Thursday, 20 April 2017

"a gradual decline in recorded diagnoses of CFS/ME since 2001"?

The quote forming the title of today's post comes from the paper by Simon Collin and colleagues [1] (open-access available here) who, based on analysis of the UK "Clinical Practice Research Datalink (CPRD), formerly known as the General Practice Research Database (GPRD)" set out to look at the "Incidence of CFS/ME [chronic fatigue syndrome/ myalgic encephalomyelitis], FM [fibromyalgia], post-viral fatigue syndrome (PVFS), and asthenia/debility." I say incidence but that last sentence should really read as  'recorded incidence'.

Searching the research database between January 2001 and December 2013, researchers looked at the [recorded] incidence (that's incidence not prevalence) of the various fatigue-related conditions/labels recorded by participating GP (general practice) surgeries.

Recorded diagnoses of CFS/ME showed a soft but noticeable decline over the period of study: "Annual incidence of CFS/ME decreased from 17.5 [per 100,000 people] in 2001 to 12.6 in 2013." A similar decline was also noted in respect of PVFS and asthenia/debility. When however it came to FM, there was an overall increase in cases between 2001 and 2013 (albeit characterised by peaks and troughs in recorded diagnoses across specific years).

Some other important data were also reported on. So: "All diagnoses showed strong evidence of variation by age and sex" and estimated socio-economic status (SES). Further: "Incidence rates of CFS/ME were 2.4-fold higher among women... with peak incidence in the 40–49 years age group." Women were also more likely to be over-represented in relation to a diagnosis of FM too.

This is potentially important data. It suggests that at least among participating GP practices in the CPRD, recorded diagnoses of CFS/ME seem to be going down. The caveats however mentioned by the researchers do need to be highlighted, not least that they "examined recorded data rather than actual incidence, i.e. we are describing incidence rates of GPs’ recording of diagnostic codes" and "diagnoses were not independently validated." In other words, this is data based on "GPs enter[ing] medical diagnoses and symptoms as Read codes." I might also add in another quote from the authors too: "In 2005, 48% of GPs in one English region did not feel confident about making a diagnosis of CFS/ME, and 28% did not recognise CFS/ME as a legitimate illness." A bit of an issue by all accounts if one would like to get accurate data on incidence or prevalence.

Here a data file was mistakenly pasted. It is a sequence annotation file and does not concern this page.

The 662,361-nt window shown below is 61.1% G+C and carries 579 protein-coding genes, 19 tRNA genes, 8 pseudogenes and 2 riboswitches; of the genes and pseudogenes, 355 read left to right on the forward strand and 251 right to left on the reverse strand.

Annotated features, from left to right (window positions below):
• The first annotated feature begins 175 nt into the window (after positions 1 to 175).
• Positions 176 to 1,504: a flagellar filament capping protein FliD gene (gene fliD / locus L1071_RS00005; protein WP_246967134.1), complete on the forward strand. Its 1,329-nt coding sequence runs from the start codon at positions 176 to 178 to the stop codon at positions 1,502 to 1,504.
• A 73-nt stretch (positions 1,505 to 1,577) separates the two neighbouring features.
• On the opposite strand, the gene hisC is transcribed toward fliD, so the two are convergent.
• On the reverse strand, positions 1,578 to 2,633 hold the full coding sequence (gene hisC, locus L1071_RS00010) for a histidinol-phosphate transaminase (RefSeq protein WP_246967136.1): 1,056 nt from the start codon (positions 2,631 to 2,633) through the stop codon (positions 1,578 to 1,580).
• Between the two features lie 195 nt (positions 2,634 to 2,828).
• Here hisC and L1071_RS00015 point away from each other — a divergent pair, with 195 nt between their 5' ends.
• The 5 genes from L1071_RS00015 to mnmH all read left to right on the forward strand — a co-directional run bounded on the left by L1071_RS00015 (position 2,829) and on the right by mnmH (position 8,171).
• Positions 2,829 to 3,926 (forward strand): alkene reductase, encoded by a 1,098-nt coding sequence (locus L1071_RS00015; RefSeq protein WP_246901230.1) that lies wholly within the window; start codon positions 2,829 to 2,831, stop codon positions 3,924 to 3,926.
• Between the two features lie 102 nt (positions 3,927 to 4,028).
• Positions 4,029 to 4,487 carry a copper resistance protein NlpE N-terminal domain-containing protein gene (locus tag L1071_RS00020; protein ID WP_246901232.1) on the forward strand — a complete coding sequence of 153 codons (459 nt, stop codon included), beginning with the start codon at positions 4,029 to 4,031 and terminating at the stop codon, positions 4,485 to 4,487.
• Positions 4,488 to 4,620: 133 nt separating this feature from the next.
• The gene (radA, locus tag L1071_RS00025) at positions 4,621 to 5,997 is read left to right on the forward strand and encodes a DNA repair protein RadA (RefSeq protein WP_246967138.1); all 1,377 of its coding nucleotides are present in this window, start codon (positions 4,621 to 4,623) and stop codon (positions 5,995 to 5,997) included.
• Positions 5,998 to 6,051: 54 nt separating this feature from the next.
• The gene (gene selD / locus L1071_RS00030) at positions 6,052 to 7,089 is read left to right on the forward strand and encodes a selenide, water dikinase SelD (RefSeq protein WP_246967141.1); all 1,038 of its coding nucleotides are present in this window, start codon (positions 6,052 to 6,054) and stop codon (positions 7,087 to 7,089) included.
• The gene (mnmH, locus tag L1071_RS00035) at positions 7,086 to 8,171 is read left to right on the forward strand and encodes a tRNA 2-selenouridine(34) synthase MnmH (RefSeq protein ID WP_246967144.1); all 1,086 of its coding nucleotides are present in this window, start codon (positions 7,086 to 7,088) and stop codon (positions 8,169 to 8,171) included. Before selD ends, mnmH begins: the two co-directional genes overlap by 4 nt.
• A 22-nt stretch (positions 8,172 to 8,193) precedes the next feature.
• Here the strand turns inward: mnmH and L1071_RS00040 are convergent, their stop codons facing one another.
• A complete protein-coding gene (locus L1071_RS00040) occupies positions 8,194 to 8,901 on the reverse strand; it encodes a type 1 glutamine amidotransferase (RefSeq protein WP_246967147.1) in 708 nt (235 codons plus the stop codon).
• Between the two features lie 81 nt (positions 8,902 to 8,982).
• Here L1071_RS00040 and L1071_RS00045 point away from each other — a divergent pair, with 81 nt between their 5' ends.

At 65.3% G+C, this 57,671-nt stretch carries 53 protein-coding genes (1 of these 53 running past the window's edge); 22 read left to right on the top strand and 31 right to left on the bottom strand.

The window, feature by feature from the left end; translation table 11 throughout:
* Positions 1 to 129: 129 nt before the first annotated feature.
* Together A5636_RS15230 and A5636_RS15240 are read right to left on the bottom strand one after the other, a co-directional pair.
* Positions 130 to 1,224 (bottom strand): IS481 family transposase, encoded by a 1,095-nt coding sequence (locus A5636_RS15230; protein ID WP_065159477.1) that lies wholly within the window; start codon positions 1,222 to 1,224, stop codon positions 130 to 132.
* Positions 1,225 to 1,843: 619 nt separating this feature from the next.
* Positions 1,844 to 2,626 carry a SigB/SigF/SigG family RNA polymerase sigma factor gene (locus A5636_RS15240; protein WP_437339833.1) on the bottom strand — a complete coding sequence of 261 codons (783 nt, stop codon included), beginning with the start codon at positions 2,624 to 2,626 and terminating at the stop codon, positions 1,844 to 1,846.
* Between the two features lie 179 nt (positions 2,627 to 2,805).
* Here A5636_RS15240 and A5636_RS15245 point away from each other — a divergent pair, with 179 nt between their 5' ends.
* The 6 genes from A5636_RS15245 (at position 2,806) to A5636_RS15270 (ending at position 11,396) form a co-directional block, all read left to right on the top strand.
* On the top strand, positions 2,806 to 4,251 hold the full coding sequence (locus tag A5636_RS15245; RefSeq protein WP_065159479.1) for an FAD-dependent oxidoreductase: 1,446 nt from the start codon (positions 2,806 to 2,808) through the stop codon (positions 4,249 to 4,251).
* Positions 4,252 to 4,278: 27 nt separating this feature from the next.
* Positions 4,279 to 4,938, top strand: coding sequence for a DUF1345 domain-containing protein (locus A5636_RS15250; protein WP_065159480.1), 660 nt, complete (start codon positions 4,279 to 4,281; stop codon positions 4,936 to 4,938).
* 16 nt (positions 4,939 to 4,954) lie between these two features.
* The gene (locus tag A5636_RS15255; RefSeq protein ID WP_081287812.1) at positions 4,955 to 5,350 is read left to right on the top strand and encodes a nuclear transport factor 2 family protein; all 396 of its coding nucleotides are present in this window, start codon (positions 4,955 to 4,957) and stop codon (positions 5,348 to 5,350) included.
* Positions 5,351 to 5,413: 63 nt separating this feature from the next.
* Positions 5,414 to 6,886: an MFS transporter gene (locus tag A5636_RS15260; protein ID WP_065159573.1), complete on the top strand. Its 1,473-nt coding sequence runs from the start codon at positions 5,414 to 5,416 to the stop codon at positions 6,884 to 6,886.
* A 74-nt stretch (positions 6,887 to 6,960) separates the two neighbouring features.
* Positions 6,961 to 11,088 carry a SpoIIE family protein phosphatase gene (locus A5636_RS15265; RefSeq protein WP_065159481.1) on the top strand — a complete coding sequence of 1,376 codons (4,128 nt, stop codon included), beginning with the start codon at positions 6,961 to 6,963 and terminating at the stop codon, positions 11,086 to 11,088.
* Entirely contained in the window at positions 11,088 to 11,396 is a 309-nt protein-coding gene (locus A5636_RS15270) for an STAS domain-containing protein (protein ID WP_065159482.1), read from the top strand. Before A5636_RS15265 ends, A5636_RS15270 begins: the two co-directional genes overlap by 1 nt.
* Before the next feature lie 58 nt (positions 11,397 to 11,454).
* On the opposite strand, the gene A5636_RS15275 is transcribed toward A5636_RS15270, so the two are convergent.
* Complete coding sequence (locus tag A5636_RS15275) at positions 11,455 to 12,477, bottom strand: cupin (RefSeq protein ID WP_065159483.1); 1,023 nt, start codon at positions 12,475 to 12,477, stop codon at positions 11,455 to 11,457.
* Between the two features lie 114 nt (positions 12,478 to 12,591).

I also have a to raise a point in relation to this latest data and how it compares with other data produced by the same research group (see here). Keeping in mind that incidence is not the same as prevalence, I bring back to your attention the findings reported by Collin and colleagues [2] on another occasion suggesting that nearly 2% of 16-year olds in the ALSPAC cohort were affected by CFS. More work needs to be done when it comes to official monitoring of the numbers of cases of CFS/ME (and FM) outside of just reliance on GP practice recordings in order to get a true picture of numbers of cases. Of course, there is another possible explanation for the fall in recorded diagnoses: GPs are increasingly understanding that some of the symptoms included under the banner of CFS/ME overlap with various other conditions/labels too...

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[1] Collin SM. et al. Trends in the incidence of chronic fatigue syndrome and fibromyalgia in the UK, 2001-2013: a Clinical Practice Research Datalink study. J R Soc Med. 2017 Jan 1:141076817702530.

[2] Collin SM. et al. Chronic Fatigue Syndrome at Age 16 Years. Pediatrics. 2016 Feb;137(2):e20153434.

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ResearchBlogging.org Collin SM, Bakken IJ, Nazareth I, Crawley E, & White PD (2017). Trends in the incidence of chronic fatigue syndrome and fibromyalgia in the UK, 2001-2013: a Clinical Practice Research Datalink study. Journal of the Royal Society of Medicine PMID: 28358988